As I sit in my NYC studio apartment with a view overlooking Union Square Park, I am proud to live in a place that is so accepting of diversity. For the whole month of June, the areas I frequent in lower Manhattan have been inundated with rainbow symbols, flags, and displays showing support for the LGBTQ movement. I think this is great and would not want it any other way, yet a part of me is disappointed as I am reminded that some activist movements have made greater strides than others. Last month was Mental Health Awareness Month, but in no way was this embraced in the same way Pride Month is.
In 2016 approximately four percent of Americans identified as LGBTQ, whereas a much larger one in five adults deal with mental illness. Why is there more of a focus on Pride Month when more people are affected by mental health issues? Where are the banners displaying support for mental health? Where are the mental health t-shirts sold by mainstream companies, such as Target and Macy’s, like those for pride month? Why can’t we openly celebrate mental health awareness like we can LGBTQ acceptance? Or why can’t we at least talk about the intersection of LGBTQ identification and mental health issues?
When people look at me they see a white cisgender heterosexual able-bodied woman of middle-class wealth with the privilege of education. I am aware that I have many checks on the privilege list, but mental health is not one. Mental illness is not the same as many other forms of oppression and I by no means wish to equate it with racism or homophobia, but there is still very much a stigma surrounding mental illness that keeps this community on the margins of society. Mental illness is an invisible oppression that cannot be seen from the outside like race. Mental illness is overlooked by even the most well-intentioned, progressive people. It is a marginalized identity that holds millions back in life and creates inequality that needs to be acknowledged. Not only this, but activists preaching intersectionality also need to factor in mental illness as another layer of marginalization that can further racism, sexism, classicism and so on.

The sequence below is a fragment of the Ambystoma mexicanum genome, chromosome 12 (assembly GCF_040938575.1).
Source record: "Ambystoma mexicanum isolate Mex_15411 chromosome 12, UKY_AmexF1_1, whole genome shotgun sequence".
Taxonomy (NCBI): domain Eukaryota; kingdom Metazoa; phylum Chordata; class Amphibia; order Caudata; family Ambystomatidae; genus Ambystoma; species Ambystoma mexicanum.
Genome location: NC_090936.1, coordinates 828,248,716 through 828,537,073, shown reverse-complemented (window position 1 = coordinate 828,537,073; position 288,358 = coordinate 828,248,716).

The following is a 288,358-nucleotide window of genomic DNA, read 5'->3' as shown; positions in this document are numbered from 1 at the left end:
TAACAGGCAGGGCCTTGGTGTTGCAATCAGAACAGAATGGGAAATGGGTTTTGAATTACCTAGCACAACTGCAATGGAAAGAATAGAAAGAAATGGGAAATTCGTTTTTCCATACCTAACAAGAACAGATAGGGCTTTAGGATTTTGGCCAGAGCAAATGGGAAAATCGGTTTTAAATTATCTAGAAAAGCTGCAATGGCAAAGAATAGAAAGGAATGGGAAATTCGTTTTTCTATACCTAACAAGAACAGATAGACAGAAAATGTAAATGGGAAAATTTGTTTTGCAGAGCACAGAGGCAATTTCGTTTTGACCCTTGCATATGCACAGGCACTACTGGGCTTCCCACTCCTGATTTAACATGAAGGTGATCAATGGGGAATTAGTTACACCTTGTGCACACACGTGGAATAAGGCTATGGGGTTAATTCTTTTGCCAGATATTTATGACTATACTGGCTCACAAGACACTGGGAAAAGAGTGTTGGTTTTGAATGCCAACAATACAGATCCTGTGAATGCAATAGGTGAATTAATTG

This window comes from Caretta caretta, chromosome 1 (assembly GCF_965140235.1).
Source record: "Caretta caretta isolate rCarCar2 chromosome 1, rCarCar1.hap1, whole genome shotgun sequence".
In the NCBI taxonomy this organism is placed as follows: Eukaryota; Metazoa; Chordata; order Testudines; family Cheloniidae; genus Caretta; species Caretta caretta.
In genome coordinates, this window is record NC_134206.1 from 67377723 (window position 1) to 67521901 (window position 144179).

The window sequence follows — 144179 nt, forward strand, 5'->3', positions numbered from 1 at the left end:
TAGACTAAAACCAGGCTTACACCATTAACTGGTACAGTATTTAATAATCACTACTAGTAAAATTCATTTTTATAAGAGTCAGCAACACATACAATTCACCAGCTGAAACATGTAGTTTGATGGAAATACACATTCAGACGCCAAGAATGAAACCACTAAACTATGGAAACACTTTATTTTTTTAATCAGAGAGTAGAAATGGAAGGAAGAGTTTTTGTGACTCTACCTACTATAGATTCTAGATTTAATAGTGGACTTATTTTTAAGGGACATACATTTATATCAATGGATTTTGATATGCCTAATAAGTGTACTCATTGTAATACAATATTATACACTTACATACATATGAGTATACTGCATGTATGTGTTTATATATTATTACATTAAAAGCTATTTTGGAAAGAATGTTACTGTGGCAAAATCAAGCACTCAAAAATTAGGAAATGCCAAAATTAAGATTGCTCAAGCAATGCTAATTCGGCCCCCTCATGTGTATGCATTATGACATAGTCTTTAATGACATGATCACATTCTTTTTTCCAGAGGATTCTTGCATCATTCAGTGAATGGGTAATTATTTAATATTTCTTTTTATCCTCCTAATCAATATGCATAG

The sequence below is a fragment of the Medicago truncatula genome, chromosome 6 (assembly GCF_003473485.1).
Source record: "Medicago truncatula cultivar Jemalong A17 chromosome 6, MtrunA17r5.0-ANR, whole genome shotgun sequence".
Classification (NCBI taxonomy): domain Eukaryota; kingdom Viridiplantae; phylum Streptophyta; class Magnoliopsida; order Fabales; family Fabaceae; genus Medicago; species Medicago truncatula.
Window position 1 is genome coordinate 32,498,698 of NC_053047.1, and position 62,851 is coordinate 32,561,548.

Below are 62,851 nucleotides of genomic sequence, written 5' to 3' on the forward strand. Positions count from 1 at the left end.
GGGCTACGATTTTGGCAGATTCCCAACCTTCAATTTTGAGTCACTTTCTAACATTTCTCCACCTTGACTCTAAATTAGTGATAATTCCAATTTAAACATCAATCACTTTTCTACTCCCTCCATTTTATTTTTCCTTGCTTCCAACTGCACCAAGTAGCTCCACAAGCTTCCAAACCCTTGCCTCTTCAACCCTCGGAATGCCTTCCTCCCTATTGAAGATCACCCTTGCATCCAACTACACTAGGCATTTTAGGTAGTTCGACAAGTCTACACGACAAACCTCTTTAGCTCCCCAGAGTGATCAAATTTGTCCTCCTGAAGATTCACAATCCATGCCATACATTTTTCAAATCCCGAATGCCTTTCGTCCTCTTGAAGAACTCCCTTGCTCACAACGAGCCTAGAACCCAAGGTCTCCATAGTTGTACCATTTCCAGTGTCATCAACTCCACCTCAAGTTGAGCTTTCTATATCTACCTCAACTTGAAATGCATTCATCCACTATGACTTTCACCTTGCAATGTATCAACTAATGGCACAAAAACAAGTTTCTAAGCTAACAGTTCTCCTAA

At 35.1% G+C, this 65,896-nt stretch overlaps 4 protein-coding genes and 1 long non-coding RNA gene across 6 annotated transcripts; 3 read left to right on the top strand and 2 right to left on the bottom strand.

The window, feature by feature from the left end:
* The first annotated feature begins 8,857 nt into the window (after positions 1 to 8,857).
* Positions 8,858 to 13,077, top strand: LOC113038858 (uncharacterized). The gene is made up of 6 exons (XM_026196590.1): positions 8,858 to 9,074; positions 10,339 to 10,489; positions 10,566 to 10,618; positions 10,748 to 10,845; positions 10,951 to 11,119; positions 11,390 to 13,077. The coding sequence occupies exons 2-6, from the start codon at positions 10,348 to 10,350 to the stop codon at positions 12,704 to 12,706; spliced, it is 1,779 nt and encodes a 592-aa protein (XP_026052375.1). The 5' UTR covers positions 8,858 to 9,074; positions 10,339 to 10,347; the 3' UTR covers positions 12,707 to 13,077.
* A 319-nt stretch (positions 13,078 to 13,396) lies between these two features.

Mental health advocates are a plenty, as I have found them through the internet, but I have yet to see a larger awareness of understanding and educating people on mental health. The fact that we have a mental health month is progress, but what is the point if it is not being actively used to raise awareness?
It seems like the only real times mental health is widely discussed in mainstream media and the public is when a celebrity suicide occurs or there is a mass shooting. This is problematic because these should not be the only reasons mental health matters; it generalizes mental health issues in the wrong ways. Suicide should not only matter for people who are famous, it should matter ever single day for every single life taken, no matter how many people know their name. Mass shootings should not be automatically equated with mental health issues as there are many other explanations for this pervasive violence.
I don’t have all the answers, but I do know I would love to see general awareness increase around mental health issues. I would love if May were a time that all people celebrated self-care. I would love it to be a time where those in recovery from mental illness can take pride in sharing their story. I would love it to be a time where companies and organizations show their support for mental health. I would love it to be a time where educational institutions read, write, and talk about the impact of mental health.
Pride month is a great celebration of all the progress that has been made in this country, but there is still so much more left for us to do as stigma fighters. It is a hard battle to fight when there are so many other important social justice movements during this divisive political time, but for those of us that have no choice other than to live a life of mental illness, we need to use whatever energy we can muster on a given day to fight back towards a society that wants to ignore and even shame our problems. Mental health matters and I will continue to say so as long as this issue is overlooked in many realms of public life. Mental health issues do not discriminate, but can be discriminated against. We all need to continue striving towards a more equal world, mental health awareness and access included.